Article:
What it be Q ab­surd to set­tle for a third?

Motorcycle News (UK) - - Garage - An­drew Camp­bell So­lic­i­tor and au­thor of the MCN Law col­umn for the last five years An­drew Camp­bell, Bikelawyer. Visit www.bikelawyer.co.uk or email an­drew@bikelawyer.co.uk or call 01446 794169

I was over­tak­ing a long line of sta­tion­ary cars (heavy traf­fic mov­ing slowly once ev­ery minute or so) on the right-hand side us­ing the area with bro­ken chevrons when a car pulled out and knocked me off. I couldn’t have avoided it by brak­ing or steer­ing to the right be­cause I was next to his win­dow when he started his ac­tion. Luck­ily there was no on­com­ing traf­fic and I was only slightly hurt. The man be­hind the driver also con­firmed that I was rid­ing slowly out­side sta­tion­ary traf­fic and that the guy used no in­di­ca­tors as he tried to do a U-turn. Now his in­sur­ance is claim­ing I was over­tak­ing and hence am mainly to blame, re­sult­ing in them want­ing to of­fer me only 30% of the dam­ages. I re­alise you should only use the chevron area when nec­es­sary and safe to do so. Peter, New­cas­tle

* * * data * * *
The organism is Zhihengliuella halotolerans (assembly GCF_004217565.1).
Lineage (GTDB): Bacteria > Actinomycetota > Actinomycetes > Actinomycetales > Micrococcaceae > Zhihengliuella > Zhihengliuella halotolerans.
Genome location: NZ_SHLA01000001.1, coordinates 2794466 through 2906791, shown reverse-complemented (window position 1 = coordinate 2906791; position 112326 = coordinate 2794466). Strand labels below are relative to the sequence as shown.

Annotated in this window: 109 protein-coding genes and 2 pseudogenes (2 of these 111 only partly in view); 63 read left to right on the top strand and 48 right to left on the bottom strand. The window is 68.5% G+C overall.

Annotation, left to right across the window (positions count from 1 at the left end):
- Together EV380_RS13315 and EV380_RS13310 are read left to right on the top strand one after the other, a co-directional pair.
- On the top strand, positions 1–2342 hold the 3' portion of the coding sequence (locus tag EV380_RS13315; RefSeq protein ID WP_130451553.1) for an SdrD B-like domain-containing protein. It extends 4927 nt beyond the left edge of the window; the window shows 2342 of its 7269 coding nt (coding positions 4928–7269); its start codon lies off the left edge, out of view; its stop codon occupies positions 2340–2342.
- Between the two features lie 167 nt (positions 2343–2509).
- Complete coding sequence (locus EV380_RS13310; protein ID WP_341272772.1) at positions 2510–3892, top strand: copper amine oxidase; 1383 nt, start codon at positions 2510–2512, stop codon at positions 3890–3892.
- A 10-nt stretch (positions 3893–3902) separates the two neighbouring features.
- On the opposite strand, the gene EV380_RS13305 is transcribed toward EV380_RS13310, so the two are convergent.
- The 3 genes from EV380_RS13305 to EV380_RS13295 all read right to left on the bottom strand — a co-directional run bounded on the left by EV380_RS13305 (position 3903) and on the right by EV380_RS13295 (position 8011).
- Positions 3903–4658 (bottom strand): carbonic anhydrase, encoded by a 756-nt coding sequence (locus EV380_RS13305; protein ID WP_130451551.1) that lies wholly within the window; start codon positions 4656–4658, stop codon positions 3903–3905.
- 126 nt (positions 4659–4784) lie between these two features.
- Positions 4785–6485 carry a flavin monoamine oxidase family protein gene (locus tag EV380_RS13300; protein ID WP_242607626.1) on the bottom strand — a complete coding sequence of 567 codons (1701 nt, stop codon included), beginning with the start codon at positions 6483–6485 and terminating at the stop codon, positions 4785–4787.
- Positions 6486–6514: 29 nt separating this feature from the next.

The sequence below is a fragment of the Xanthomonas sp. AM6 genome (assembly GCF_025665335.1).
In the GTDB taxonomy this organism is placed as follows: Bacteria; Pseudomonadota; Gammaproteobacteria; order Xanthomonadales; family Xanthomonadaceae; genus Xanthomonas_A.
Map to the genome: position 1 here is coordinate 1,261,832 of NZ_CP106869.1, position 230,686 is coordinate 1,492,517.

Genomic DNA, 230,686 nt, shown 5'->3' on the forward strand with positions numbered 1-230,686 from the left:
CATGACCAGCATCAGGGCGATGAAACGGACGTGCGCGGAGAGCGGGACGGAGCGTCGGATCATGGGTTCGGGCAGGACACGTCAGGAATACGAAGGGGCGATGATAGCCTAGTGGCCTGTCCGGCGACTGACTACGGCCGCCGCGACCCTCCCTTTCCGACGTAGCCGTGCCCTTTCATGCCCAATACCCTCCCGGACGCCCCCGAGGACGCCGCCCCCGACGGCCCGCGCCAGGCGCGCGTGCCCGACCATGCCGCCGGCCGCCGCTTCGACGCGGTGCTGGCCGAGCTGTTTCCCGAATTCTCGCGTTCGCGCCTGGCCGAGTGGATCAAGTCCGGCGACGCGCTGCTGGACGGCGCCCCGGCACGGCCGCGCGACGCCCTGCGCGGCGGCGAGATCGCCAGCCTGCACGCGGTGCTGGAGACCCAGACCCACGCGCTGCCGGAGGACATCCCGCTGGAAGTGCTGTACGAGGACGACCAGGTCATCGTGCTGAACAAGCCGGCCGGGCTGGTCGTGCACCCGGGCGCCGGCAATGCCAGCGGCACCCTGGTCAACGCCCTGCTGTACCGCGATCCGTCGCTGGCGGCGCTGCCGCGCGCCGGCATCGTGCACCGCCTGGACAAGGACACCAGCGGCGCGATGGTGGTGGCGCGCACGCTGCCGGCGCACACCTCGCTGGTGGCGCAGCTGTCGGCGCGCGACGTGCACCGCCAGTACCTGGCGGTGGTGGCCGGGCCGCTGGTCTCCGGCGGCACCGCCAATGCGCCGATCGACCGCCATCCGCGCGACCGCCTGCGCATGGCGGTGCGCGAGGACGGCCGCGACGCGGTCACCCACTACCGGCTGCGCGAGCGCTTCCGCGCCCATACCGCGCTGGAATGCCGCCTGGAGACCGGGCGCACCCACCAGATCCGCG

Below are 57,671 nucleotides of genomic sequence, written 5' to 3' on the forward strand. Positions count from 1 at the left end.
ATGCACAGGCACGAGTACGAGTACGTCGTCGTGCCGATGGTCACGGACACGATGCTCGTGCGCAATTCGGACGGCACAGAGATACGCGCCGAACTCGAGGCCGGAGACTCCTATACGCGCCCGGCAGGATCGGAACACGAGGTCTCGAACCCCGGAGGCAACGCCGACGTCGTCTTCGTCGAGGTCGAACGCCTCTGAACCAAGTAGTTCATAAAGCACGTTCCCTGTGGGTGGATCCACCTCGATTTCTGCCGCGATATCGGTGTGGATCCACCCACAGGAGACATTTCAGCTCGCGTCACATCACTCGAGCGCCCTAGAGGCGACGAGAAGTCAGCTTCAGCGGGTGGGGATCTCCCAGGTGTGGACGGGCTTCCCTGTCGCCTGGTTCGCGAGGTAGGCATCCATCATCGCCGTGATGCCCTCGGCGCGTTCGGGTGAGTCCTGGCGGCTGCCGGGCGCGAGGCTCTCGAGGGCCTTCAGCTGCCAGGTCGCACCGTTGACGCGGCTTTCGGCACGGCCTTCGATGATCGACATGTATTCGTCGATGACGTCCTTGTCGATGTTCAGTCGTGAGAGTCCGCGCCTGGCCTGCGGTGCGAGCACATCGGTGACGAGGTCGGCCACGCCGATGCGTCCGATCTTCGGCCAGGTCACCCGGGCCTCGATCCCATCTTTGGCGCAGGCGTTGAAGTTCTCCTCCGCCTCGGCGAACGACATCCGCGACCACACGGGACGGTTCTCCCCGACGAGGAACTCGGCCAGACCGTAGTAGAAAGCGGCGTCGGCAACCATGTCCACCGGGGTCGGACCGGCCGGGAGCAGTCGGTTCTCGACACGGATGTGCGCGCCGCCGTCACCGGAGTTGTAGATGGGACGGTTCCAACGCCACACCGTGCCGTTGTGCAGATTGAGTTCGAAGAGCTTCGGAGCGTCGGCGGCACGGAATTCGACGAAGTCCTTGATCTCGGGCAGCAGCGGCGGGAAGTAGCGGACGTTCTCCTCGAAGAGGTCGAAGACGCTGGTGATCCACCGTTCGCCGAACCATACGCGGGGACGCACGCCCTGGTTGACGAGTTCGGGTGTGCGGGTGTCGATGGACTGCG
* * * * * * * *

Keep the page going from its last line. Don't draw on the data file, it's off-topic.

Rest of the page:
A The def­i­ni­tion of “nec­es­sary” and “when safe to do so” are open to ju­di­cial in­ter­pre­ta­tion. But the many cases like this I have dealt with have re­sulted in 75% to 100% for clients – in other words the flip side of what you’ve been of­fered. Each case is fact-spe­cific but in your case I would seek to rely on Davis v Schro­gin, a Court of Ap­peal case that went 100% in favour of the biker. My feel­ing with­out see­ing the pa­pers but based on your de­tailed ac­count is 100% in your favour (other road users were aware of your pres­ence, so why was the neg­li­gent driver not?) but there is al­ways an in­her­ent risk in­volved in go­ing to court.

‘There was a Court of Ap­peal case that went 100% in favour of the rider’

Mo­tor­cy­cle Ac­ci­dent Solic­i­tors

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